Wednesday, April 23, 2014

False killer whales and a fin whale


We started our morning early with a mixed group of bottlenose dolphins and false killer whales, but the bottlenose dolphins soon separated from the false killer whales. We stayed with the false killer whlaes, them enjoying their playful behaviour - jumping, bowriding, wakeriding and surrounding our boats. They might look like whales but they are dolphins and they behave like dolphins. This same group of false killer whales have been sighted here in São Miguel 2 times before - last time was in June 2013. We also met a fin whale today. It was surfacing high out of the water, giving us a great view of its head. Sometimes words feels pointless when we have a great day at sea, and the photos will tell the rest.


Photos from today:

False killer whale taking a breath right next to our catamaran Cetus


Our catamaran, Cetus, on the water this morning

A fun ride aboard our zodiac

 False killer whale & our boat Bulo

 False killer whales - mother and calf

 False killer whales


Cory's shearwaters feeding together with the false killer whales


Cory's shearwaters and false killer whales

 Perfect picture for photo-identification of this individual

 Gulls flying


 The crew taking pictures of false killer whales

 False killer whale next to our boat Cetus


 Our boat Alfredo Baleeiro

Fishing boat

Tuesday, April 22, 2014

A fun morning with a fin whale and common dolphins

This morning we had a spectacular encounter with a large fin whale. The whale was great to watch, as it was travelling close to the surface. We were able to continuously follow the whale, watching it's huge shadow beneath the waves. We could see the full length from head to fluke and anticipate every time it came up to breathe. One time we got to see a beautiful rainbow blow as the light hit the blow of the whale at just the right angle. We also saw tip of the whales fluke come out of the water and the whale left a surprise at the surface (bright orange coloured whale poo - the colour comes from the krill which they feed on). The choppy sea this morning made the encounter all the more exciting!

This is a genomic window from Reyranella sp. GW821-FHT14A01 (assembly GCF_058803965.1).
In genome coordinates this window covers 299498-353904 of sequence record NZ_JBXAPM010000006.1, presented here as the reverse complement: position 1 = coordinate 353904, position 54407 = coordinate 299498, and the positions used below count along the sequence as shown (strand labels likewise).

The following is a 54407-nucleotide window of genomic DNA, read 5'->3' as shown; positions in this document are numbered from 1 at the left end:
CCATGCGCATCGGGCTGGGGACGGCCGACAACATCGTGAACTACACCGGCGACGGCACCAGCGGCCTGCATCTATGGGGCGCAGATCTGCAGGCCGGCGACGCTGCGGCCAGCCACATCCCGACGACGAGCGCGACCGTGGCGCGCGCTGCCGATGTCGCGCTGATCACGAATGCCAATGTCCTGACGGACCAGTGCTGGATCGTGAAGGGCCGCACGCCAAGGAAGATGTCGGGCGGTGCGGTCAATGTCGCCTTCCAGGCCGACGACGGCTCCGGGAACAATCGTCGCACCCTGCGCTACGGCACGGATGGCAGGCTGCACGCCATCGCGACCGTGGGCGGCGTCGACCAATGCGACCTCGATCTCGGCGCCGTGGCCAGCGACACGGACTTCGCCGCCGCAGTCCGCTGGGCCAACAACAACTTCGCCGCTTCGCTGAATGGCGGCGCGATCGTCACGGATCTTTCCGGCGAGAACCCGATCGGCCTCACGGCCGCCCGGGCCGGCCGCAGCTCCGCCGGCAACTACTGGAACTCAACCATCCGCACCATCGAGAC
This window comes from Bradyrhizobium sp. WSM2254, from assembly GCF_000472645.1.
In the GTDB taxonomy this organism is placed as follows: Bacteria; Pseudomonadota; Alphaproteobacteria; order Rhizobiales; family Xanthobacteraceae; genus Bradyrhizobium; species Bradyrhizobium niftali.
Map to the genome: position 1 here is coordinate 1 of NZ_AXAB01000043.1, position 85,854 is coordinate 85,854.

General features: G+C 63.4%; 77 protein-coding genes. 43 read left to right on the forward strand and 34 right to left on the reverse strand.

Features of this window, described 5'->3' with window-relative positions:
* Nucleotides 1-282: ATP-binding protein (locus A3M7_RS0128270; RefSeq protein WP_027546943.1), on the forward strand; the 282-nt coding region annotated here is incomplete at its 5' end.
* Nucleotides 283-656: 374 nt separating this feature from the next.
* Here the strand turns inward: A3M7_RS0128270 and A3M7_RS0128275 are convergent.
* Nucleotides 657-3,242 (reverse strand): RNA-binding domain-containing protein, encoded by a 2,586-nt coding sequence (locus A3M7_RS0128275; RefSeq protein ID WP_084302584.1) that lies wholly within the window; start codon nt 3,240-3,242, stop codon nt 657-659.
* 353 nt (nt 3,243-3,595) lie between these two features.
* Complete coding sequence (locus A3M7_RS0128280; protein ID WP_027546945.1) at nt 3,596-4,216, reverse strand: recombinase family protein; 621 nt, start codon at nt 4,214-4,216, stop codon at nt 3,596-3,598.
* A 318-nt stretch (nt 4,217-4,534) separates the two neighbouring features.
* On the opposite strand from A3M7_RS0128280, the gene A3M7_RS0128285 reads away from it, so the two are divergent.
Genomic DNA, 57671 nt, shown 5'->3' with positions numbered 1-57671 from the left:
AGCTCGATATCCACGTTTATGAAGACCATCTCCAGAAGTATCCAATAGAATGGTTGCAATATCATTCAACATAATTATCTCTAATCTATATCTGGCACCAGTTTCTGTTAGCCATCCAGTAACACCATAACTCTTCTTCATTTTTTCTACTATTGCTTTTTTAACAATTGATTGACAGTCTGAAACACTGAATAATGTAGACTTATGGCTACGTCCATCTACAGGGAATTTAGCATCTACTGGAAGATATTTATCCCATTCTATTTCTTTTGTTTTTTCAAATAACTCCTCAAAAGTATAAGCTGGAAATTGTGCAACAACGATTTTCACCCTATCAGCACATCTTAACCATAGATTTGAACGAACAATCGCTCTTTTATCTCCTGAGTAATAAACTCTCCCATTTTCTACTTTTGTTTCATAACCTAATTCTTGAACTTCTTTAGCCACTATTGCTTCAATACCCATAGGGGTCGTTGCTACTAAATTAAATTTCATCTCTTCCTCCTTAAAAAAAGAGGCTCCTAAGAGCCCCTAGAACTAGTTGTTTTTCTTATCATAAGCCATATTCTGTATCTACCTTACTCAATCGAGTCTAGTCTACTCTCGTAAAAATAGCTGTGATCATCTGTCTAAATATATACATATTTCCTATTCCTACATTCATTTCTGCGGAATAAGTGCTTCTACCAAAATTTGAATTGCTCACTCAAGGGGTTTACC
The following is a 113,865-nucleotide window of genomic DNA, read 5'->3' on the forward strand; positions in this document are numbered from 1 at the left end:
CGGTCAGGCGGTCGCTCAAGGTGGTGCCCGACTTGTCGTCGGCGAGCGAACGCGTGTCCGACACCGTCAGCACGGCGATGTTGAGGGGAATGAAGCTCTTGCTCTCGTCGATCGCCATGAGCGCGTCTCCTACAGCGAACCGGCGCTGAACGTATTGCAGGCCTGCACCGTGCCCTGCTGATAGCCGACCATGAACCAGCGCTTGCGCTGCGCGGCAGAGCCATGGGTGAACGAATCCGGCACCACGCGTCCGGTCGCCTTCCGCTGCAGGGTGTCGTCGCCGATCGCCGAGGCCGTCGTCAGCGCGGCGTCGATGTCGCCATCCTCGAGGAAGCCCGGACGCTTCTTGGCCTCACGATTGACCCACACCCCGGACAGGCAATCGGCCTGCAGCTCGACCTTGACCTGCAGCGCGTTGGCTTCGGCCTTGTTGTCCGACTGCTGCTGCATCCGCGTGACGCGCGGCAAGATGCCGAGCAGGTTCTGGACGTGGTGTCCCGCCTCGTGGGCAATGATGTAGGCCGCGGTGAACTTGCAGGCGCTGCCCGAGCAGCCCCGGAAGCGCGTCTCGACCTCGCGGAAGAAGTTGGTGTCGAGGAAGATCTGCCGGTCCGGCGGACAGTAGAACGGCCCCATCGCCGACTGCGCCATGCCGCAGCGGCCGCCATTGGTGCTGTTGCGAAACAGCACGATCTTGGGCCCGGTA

Closer to shore we also encountered a small group of our resident common dolphins. Like the whale, we were able to watch them travelling through the waves. They spent some time playing around our boat and showing off their new calves. Before returning to base we enjoyed some views of the south coast of the island, including the nature reserve - Vila Franca Islet.

Photos from today:

The rainbow this whale gave us today - what a gift!

The whale just in front of us, we could easily see the bright colour of the body underwater and follow it with our cameras

Start of the blow

Fin whale

The whale and the poo behind it

Fin whale poo


Watching Vila Franca Islet from our catamaran

Monday, April 21, 2014

Fin whales and dolphins

This morning three boats set of to see the fin whales our lookout had spotted. We had two whales out there and they showed us today that they are all individuals with their own personality and their own will. One of the fin whales didn't want humans around today. It was most likely feeding and busy filling up its belly and had no interest in us, so we spent very little time with it and left it alone. The other one didn't mind us at all, and was very friendly and playful, surfacing close to us and letting us get a great look and some great photos, from both our two zodiacs and our catamaran Cetus. We also had a group of curious common dolphins today. 

Photos from today:


The two blowholes of the fin whale

Fin whale surfacing, with the blowholes closed

Fin whale

The strong blow of a fin whale

Watching the fin whale from our catamaran

The educational part of the tour

 Small dorsal fin on the surface hides the huge animal underwater